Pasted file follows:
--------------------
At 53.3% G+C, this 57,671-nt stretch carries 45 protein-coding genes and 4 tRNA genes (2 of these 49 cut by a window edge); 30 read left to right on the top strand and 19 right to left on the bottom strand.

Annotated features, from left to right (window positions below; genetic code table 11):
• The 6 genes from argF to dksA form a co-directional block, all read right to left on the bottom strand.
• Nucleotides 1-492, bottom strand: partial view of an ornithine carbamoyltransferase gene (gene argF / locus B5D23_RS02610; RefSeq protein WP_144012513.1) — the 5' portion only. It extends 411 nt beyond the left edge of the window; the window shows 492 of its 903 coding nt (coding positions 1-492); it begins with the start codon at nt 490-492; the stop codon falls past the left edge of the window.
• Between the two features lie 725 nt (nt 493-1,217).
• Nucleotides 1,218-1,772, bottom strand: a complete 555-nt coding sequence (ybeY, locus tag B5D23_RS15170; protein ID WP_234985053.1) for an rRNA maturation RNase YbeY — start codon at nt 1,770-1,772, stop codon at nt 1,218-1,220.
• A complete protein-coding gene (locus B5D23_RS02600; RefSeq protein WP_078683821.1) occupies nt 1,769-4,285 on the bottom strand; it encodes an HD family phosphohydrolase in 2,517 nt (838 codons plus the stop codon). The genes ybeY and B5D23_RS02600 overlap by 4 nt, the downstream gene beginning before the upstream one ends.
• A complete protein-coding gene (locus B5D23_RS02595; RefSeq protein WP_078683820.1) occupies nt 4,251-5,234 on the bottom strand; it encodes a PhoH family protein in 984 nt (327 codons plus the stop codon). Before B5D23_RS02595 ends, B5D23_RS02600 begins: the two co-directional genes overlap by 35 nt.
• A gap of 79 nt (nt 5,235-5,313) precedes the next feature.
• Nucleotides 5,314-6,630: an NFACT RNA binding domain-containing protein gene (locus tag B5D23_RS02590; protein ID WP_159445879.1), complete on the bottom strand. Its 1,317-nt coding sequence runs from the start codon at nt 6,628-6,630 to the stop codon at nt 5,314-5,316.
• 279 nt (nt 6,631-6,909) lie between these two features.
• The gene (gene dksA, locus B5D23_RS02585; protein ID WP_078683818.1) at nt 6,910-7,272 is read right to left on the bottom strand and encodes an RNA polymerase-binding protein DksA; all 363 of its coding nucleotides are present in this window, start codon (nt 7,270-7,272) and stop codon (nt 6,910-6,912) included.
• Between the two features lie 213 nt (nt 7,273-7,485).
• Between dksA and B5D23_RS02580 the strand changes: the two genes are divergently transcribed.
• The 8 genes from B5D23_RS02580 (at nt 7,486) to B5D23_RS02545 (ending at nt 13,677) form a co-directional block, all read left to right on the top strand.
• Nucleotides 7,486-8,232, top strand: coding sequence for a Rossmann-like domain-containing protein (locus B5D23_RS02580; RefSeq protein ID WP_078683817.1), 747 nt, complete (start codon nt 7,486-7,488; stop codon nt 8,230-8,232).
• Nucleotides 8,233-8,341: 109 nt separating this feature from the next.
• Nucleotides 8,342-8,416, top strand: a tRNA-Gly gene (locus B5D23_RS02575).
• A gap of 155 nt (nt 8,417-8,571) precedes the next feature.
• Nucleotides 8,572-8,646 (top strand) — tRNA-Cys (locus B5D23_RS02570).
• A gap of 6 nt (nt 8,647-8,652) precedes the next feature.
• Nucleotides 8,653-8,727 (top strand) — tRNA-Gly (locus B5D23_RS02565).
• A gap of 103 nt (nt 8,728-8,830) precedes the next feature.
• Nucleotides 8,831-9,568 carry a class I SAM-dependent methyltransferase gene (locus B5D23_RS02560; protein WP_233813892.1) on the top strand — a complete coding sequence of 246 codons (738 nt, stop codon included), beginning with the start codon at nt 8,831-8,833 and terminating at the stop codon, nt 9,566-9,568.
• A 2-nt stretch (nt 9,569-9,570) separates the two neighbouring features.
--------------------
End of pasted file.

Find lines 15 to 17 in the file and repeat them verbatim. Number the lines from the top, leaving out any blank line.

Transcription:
• The 8 genes from B5D23_RS02580 (at nt 7,486) to B5D23_RS02545 (ending at nt 13,677) form a co-directional block, all read left to right on the top strand.
• Nucleotides 7,486-8,232, top strand: coding sequence for a Rossmann-like domain-containing protein (locus B5D23_RS02580; RefSeq protein ID WP_078683817.1), 747 nt, complete (start codon nt 7,486-7,488; stop codon nt 8,230-8,232).
• Nucleotides 8,233-8,341: 109 nt separating this feature from the next.